Middle Ages

How did towns and cities begin to grow in medieval Europe?

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2011-03-15 14:39:16
2011-03-15 14:39:16

There are many natural spots in cities and towns to grow: sometimes it is because there is a river, other times it is because the area has good soil, or on a trade route, so people begin to stay in these places. In the middle ages many towns began because a manor or castle was there to protect them. Again, the reason for the castle was because the area was on a trade route or overlooked a valley that was considered important.

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One of the important changes that took place in medieval Europe was the growth of towns and cities. This did not result from geography alone, but because of a number of very important other factors.

The agricultural advances of the Early Middle Ages meant that the peasants could support more people. These inventions included the horse collar, which made it possible for a horse to pull greater loads for longer times without tiring, horse shoes, and the heavy plow. They also included European style wheel barrows, the three field system of crop rotation, and about twenty new crops that were introduced from the East.

Another set of factors included more stable governments and an end to the Age of Migrations and the raids by Vikings.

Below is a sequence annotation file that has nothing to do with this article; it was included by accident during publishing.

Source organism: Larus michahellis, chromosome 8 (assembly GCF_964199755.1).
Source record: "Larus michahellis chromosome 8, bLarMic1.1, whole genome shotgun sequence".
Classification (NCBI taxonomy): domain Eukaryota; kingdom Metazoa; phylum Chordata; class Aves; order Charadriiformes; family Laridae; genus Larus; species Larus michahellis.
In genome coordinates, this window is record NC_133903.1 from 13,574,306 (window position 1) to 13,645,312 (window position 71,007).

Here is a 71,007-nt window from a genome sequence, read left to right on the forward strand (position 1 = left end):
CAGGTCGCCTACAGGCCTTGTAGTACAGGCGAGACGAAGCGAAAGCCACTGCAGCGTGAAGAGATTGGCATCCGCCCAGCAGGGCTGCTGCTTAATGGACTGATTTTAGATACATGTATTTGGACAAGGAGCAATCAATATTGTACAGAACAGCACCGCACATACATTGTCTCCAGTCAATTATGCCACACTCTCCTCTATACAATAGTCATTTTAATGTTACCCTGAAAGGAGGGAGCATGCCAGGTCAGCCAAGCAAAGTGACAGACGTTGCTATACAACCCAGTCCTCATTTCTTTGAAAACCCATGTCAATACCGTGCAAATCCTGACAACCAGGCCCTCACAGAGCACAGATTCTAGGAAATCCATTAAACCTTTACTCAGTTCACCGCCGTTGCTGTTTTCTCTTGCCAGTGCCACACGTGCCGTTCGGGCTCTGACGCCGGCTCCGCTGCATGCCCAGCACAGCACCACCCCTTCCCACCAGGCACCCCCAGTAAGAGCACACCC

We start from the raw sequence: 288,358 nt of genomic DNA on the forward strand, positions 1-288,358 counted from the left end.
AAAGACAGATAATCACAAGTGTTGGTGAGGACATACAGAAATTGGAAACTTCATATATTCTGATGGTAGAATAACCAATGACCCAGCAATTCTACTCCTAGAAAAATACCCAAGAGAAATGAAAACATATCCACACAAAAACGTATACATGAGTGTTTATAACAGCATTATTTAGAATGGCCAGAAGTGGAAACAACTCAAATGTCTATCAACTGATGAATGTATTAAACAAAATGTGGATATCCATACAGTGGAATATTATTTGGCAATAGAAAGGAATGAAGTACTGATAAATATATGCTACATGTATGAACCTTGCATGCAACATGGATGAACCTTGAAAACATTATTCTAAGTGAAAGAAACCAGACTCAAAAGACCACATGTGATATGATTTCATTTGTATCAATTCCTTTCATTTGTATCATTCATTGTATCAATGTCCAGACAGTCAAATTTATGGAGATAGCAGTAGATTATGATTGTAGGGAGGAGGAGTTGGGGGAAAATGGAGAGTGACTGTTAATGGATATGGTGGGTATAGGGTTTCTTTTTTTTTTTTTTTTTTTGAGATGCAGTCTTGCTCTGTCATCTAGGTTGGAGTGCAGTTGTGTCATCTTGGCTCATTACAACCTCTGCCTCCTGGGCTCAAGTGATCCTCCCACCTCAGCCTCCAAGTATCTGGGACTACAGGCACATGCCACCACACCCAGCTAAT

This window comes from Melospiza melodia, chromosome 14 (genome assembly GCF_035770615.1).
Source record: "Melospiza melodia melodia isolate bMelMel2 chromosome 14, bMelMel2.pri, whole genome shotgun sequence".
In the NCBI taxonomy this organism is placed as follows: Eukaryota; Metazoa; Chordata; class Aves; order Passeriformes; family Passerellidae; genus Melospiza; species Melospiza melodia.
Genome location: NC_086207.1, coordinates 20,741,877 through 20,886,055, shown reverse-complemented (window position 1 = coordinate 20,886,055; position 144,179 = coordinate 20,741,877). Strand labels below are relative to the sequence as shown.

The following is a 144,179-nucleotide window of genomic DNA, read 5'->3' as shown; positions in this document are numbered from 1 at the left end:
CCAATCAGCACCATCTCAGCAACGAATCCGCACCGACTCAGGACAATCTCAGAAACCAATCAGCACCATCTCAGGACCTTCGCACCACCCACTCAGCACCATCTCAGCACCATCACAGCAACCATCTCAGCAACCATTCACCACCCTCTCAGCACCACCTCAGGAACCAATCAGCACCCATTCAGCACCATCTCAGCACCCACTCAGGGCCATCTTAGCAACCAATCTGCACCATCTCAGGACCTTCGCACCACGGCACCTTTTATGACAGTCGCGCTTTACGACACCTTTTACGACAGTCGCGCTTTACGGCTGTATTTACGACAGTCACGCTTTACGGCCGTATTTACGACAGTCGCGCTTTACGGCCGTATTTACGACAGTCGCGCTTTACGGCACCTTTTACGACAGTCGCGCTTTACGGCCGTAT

The introduction of a system of roads for pilgrims, protected by monks who were also knights, benefited not only the people who travelled on pilgrimage, but merchants, who began to trade across land. Foreign trade was also good at times. These things made towns and cities more important.

Guilds arose, and took an active role in the local economies and governments. They quickly took control of some towns, making them free towns or cities within monarchies, or actual independent city states. These also made towns and cities more important.

A number of kings fostered the growth of towns and cities. Towns were distinguished from villages by the fact that they had royal charters allowing them to have permanent markets. They were chosen for this based on location, which sometimes meant that they were at good ports or river crossings, but sometimes meant that they were a good distance from other markets so they would serve the local population without causing undue competition.

There were a lot of technological advances in the Middle Ages that gave rise to manufacturing, such as new looms, spinning wheels, paper mills, blast furnaces, harbor cranes, and so on. Some of these required towns or cities to have a dense enough population to make them practicable.

Universities were opening. These institutions, which were sometimes operated by the Church, but as often were either state supported or independent, brought people together in the cities where they existed, increasing the population.

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